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Publication numberUS7780301 B2
Publication typeGrant
Application numberUS 12/110,517
Publication dateAug 24, 2010
Filing dateApr 28, 2008
Priority dateNov 1, 2006
Fee statusPaid
Also published asUS7517100, US8047666, US20080100938, US20090015954, US20110007412, US20120134036
Publication number110517, 12110517, US 7780301 B2, US 7780301B2, US-B2-7780301, US7780301 B2, US7780301B2
InventorsBenjamin Englander, Julian Serer
Original AssigneeRosco Inc.
Export CitationBiBTeX, EndNote, RefMan
External Links: USPTO, USPTO Assignment, Espacenet
Asymmetric multiple constant radii of curvature convex mirrors
US 7780301 B2
Abstract
An asymmetrical mirror lens, usable on front fenders of school buses and similar vehicles, which has a plurality of mirror sections, each having a distinct constant radius of curvature to reduce image distortion. Optional sections located between sections of the constant radius of curvature have a step-wise changing radii of curvature to smooth the image sizes as an object moves across the mirror lens.
Images(13)
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Claims(6)
1. An asymmetric convex mirror lens, comprising: an asymmetric convex mirror dome lens having a peripheral edge which defines a width-wise extending axis and an height-wise extending axis and a plurality of sections of constant radius of curvature arranged width-wise along the mirror dome lens, including a first section having a first constant radius of curvature, located to one side relative to the height-wise axis of the mirror dome lens and a second section having a second constant radius of curvature which is different from the first constant radius of curvature, located to the left of the height-wise extending axis of the mirror dome lens, wherein the asymmetric convex mirror dome lens defines a base with the peripheral edge lying in a flat plane, and the peripheral edge of the base asymmetrically shaped which is neither circular, nor oval, nor elliptical in shape and is asymmetric with respect to both the width-wise extending axis and the height-wise extending axis.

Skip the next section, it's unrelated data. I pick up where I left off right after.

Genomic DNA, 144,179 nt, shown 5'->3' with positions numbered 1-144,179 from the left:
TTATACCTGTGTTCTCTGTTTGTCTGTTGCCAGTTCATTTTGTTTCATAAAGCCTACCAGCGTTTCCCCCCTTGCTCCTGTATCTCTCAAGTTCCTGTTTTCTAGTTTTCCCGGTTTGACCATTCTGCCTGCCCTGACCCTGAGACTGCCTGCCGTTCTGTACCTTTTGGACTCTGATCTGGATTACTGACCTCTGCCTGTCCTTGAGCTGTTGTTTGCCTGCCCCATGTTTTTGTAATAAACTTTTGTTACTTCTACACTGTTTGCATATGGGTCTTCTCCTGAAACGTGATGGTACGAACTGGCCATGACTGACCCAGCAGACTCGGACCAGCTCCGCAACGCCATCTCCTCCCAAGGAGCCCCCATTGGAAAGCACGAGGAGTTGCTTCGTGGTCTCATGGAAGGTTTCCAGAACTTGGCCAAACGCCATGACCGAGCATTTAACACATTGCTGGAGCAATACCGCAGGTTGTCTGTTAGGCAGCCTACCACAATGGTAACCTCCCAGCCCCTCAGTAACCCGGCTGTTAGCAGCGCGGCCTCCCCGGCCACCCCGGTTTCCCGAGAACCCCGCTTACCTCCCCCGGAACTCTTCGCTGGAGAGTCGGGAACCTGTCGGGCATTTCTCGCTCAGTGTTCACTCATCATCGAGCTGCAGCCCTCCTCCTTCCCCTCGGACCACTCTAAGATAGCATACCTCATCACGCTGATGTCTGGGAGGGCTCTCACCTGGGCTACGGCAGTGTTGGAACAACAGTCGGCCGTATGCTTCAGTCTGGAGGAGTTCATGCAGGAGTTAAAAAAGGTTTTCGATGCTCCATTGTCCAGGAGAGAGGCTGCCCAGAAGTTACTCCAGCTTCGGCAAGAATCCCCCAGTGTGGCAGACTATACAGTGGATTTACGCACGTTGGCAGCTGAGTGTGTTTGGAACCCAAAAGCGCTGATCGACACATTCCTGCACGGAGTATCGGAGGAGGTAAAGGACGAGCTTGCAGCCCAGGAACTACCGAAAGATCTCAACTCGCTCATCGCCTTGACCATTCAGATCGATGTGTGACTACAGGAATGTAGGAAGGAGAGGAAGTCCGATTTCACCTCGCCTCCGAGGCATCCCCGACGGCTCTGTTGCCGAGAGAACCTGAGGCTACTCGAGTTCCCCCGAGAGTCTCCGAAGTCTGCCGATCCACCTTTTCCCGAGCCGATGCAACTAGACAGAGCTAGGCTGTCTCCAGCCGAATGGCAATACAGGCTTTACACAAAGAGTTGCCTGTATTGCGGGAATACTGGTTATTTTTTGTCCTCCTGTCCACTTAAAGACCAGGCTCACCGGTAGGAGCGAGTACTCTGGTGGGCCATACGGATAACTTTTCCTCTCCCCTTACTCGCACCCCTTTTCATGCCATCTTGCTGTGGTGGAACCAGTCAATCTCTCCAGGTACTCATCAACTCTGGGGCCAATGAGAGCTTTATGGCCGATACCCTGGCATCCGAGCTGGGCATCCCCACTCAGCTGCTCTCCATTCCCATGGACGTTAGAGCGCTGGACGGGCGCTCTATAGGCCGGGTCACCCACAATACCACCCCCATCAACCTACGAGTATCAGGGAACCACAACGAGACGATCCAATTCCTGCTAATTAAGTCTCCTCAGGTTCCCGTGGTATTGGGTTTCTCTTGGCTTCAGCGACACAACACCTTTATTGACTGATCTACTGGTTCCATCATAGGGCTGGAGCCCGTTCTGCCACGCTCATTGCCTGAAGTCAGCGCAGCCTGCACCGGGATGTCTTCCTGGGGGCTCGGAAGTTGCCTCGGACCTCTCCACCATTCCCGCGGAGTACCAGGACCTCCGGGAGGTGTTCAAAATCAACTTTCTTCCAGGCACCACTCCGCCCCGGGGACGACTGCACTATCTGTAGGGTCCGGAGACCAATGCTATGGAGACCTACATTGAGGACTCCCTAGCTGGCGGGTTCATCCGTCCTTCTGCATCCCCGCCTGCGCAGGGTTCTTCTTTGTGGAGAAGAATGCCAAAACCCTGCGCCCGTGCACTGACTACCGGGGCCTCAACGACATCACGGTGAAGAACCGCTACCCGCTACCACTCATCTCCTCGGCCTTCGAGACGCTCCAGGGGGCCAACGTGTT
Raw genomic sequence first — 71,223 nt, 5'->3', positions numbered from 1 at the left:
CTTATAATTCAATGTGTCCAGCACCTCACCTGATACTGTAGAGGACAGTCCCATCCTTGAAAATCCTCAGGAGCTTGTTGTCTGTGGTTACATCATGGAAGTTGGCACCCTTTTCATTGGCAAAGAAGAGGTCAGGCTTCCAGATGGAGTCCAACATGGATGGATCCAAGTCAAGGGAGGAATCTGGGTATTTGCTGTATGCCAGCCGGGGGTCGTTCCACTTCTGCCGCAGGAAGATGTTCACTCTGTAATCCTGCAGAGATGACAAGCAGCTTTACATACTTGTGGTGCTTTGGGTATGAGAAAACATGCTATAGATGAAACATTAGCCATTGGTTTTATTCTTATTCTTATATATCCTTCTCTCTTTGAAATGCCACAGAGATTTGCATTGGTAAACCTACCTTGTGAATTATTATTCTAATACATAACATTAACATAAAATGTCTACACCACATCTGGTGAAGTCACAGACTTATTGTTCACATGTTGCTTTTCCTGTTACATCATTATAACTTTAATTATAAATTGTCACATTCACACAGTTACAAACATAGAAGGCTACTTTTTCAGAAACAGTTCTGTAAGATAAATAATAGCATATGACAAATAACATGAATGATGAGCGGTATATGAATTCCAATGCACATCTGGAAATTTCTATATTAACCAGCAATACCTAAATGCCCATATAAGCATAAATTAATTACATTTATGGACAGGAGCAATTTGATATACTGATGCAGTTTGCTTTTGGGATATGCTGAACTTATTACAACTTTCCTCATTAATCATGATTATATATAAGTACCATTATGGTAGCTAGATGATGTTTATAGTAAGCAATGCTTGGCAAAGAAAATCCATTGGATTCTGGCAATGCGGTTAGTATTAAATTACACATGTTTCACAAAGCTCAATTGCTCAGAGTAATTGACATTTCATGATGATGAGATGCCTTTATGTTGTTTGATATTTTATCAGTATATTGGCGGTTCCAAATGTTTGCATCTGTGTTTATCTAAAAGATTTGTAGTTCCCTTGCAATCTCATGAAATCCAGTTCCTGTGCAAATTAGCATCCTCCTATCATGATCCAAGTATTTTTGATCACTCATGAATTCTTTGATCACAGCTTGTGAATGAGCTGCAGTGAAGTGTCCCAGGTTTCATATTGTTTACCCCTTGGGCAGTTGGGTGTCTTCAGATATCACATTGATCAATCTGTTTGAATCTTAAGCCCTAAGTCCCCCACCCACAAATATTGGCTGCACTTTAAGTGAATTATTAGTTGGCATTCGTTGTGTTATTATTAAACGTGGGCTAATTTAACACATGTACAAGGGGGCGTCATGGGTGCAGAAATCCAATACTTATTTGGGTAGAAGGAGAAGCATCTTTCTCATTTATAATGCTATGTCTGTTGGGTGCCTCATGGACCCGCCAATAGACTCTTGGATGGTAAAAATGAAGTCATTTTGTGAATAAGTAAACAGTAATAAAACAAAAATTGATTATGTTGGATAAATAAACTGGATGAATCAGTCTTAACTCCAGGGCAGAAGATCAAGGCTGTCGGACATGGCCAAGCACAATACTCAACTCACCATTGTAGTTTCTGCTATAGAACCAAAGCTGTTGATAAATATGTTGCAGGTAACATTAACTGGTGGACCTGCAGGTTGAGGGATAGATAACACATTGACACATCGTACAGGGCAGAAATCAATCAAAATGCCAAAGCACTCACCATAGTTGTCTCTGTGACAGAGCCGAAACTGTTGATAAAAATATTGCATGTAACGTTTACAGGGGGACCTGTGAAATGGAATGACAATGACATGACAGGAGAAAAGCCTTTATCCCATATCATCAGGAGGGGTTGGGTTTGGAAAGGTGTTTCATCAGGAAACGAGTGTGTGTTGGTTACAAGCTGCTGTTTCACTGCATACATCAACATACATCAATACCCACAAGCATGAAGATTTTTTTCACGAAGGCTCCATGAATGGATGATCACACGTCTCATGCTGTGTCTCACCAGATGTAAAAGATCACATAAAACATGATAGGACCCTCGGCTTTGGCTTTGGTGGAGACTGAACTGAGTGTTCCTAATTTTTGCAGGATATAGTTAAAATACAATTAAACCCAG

2. The asymmetrical mirror lens of claim 1, wherein the peripheral edge is comprised of curved sections, including a plurality thereof that have constant radii of curvature.
3. The asymmetrical mirror lens of claim 2, wherein the base has a shape that is more square at the bottom of the mirror lens and more pointed at the top, where the peak of the lens is defined.
4. The asymmetrical mirror lens of claim 2, wherein the width-wise extending axis comprises a first horizontal distance that is different than a second horizontal distance from an intersection of the height-wise and width-wise extending axes, and wherein the height-wise extending axis comprises a first vertical distance that is different than a second vertical distance from the intersection.
5. The asymmetrical mirror lens of claim 1, wherein the first section comprises a first asymmetric section and the second section comprises a second asymmetric section.
6. The asymmetrical mirror lens of claim 1, wherein the width-wise extending axis comprises a first horizontal distance that is different than a second horizontal distance from an intersection of the height-wise and width-wise extending axes, and wherein the height-wise extending axis comprises a first vertical distance that is different than a second vertical distance from the intersection.
Description
CROSS-REFERENCE TO RELATED APPLICATION

This is a continuation of U.S. patent application Ser. No. 11/619,410, filed Jan. 3, 2007, now U.S. Pat. No. 7,517,100, in the name of Benjamin ENGLANDER and entitled ASYMMETRIC MULTIPLE CONSTANT RADII OF CURVATURE CONVEX MIRRORS. Which claims the benefit of and priority to U.S. Provisional Patent Application No. 60/855,779 entitled ASYMMETRIC MULTIPLE CONSTANT RADII OF CURVATURE CONVEX MIRRORS filed Nov. 1, 2006, the entire contents of which are hereby incorporated by reference herein.